June 20, 2017
Once upon a time, a “standard warranty” was indeed the industry standard for weather tightness warranties in the metal roofing realm. To make a long story short, this meant that manufacturers supplied a “manufacturer’s standard warranty” based on an initial review of the details to ensure that the roof could be properly installed but left it up to others to ensure that the details were followed. If the roof was not properly installed and resulted in a leak then the manufacturer’s warranty did not cover it. At this point, the project had been closed out and the installer was long gone, sometimes even out of business. The owner, architect, general contractor, installer and manufacturer were then at odds with each other leading to dissatisfaction and frustration all around.
In the mid ’90s, the Single Source or Day One warranty was born and quickly caught on throughout the metal roofing industry. Generally, this warranty required that the roofing contractor come to the manufacturer’s training course to be trained in the proper installation of their roof system(s). In addition, the manufacturer typically required inspections at the beginning, middle of the roof installation with a final inspection just before the crew demobilized from the project. Once the warranty was issued, the manufacturer was responsible to the building owner from the date of substantial completion for the weathertightness of the roof. To be sure, there are still terms and conditions to the warranty, just like with any type of product warranty. For instance, the warranties don’t cover leaks caused by natural disasters or damage caused by other trades on the roof. These warranties provide very good coverage and the best part is that the inspections greatly reduce the chance of a leak in the first place, which is what any building owner would want.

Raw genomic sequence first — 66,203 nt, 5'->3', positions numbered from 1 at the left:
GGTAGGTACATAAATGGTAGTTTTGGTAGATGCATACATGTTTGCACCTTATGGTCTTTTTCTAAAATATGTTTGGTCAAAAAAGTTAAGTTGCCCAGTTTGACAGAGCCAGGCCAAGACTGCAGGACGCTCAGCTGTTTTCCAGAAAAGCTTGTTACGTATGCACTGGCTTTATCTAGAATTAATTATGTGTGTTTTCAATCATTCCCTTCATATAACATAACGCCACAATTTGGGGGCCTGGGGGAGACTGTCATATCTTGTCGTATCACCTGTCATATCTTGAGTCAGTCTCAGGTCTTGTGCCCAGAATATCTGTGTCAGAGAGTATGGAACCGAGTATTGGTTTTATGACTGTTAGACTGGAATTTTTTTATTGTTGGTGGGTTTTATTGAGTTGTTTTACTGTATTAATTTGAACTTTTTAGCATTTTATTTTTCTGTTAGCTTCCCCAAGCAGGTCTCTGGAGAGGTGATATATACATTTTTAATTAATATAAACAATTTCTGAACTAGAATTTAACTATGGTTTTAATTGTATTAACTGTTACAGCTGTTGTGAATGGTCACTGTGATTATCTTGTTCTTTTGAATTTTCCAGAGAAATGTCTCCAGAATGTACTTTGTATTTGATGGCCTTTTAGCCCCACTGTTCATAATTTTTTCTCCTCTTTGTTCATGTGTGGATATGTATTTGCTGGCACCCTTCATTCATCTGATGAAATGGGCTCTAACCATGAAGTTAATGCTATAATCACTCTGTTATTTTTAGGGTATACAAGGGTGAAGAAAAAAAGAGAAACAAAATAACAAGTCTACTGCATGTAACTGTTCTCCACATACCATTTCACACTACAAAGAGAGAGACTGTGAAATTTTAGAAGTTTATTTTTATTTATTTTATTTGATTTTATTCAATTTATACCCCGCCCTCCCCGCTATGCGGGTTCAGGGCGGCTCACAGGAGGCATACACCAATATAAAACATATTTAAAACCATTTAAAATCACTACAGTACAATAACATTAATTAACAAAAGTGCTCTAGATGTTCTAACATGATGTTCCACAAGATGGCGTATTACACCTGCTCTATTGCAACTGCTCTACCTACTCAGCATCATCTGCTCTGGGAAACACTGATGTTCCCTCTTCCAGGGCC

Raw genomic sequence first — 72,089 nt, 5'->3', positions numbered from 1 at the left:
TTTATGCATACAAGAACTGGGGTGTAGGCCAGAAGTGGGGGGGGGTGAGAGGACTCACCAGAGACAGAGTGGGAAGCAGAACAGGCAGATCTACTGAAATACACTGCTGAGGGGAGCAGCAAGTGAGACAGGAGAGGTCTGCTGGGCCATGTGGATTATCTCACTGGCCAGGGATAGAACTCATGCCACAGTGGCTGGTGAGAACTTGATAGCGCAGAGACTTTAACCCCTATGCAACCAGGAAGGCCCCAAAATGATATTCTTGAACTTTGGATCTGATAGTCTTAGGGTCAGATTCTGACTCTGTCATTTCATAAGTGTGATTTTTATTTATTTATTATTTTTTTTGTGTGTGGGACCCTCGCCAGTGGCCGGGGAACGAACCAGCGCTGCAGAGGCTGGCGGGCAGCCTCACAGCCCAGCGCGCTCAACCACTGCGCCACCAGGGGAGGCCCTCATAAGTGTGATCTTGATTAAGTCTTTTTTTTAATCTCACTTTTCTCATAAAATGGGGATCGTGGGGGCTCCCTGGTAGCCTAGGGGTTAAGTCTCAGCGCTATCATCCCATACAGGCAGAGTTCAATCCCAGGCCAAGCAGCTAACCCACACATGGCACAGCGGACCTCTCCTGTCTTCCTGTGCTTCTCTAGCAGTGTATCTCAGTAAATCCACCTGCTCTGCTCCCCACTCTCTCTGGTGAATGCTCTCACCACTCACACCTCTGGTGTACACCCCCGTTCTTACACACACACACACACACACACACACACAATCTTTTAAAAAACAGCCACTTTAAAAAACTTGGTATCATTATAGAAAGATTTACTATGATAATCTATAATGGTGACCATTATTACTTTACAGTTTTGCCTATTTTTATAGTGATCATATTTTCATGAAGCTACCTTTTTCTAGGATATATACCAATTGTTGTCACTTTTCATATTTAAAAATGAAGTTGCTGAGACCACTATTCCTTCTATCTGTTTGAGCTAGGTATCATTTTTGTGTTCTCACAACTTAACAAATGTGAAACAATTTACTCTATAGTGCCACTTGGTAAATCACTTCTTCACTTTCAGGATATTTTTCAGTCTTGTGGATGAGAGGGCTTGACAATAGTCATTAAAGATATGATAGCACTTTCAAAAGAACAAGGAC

There is an overwhelming agreement on all sides that the evolution toward the Day One warranty has been a good thing for the industry. It has forced installers to do things right from the outset and has compelled manufacturers to come up with good, clear details for some of the more complex architectural elements that architects want to use such as dormers, hips, etc.
Manufacturers all want their roof installations to go smoothly, to look good, be trouble-free and perform as expected for many years. To that end, they are willing to work with specifiers, roofing contractors and others to provide assistance, training and job specific help as needed. To ensure that the roofs are properly installed, the specifiers and contractors need to work together with the manufacturers to ensure good communication about the requirements for the specific project and what each party needs to make the project successful.